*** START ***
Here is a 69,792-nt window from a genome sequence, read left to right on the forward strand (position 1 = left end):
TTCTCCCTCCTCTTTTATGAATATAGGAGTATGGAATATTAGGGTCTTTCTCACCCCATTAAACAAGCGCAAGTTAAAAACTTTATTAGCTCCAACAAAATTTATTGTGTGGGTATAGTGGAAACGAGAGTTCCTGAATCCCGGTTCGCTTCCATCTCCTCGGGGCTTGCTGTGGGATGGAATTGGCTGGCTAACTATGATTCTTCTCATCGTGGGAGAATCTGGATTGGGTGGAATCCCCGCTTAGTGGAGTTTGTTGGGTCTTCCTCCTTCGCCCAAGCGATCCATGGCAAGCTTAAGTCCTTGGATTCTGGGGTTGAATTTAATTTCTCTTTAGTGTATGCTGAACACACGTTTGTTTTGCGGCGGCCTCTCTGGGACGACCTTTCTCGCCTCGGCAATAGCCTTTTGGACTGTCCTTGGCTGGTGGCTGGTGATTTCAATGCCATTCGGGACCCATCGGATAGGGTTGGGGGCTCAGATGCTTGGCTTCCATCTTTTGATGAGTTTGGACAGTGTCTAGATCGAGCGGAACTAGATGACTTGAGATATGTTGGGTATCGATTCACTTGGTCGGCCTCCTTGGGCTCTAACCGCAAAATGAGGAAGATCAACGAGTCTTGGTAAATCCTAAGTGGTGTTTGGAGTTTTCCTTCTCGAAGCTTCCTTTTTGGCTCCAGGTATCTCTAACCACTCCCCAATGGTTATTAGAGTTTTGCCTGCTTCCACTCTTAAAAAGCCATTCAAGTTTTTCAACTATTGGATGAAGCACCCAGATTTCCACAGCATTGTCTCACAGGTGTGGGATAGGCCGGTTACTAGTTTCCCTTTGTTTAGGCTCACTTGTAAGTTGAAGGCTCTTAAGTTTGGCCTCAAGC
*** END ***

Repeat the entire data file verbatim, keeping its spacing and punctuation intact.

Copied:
Here is a 69,792-nt window from a genome sequence, read left to right on the forward strand (position 1 = left end):
TTCTCCCTCCTCTTTTATGAATATAGGAGTATGGAATATTAGGGTCTTTCTCACCCCATTAAACAAGCGCAAGTTAAAAACTTTATTAGCTCCAACAAAATTTATTGTGTGGGTATAGTGGAAACGAGAGTTCCTGAATCCCGGTTCGCTTCCATCTCCTCGGGGCTTGCTGTGGGATGGAATTGGCTGGCTAACTATGATTCTTCTCATCGTGGGAGAATCTGGATTGGGTGGAATCCCCGCTTAGTGGAGTTTGTTGGGTCTTCCTCCTTCGCCCAAGCGATCCATGGCAAGCTTAAGTCCTTGGATTCTGGGGTTGAATTTAATTTCTCTTTAGTGTATGCTGAACACACGTTTGTTTTGCGGCGGCCTCTCTGGGACGACCTTTCTCGCCTCGGCAATAGCCTTTTGGACTGTCCTTGGCTGGTGGCTGGTGATTTCAATGCCATTCGGGACCCATCGGATAGGGTTGGGGGCTCAGATGCTTGGCTTCCATCTTTTGATGAGTTTGGACAGTGTCTAGATCGAGCGGAACTAGATGACTTGAGATATGTTGGGTATCGATTCACTTGGTCGGCCTCCTTGGGCTCTAACCGCAAAATGAGGAAGATCAACGAGTCTTGGTAAATCCTAAGTGGTGTTTGGAGTTTTCCTTCTCGAAGCTTCCTTTTTGGCTCCAGGTATCTCTAACCACTCCCCAATGGTTATTAGAGTTTTGCCTGCTTCCACTCTTAAAAAGCCATTCAAGTTTTTCAACTATTGGATGAAGCACCCAGATTTCCACAGCATTGTCTCACAGGTGTGGGATAGGCCGGTTACTAGTTTCCCTTTGTTTAGGCTCACTTGTAAGTTGAAGGCTCTTAAGTTTGGCCTCAAGC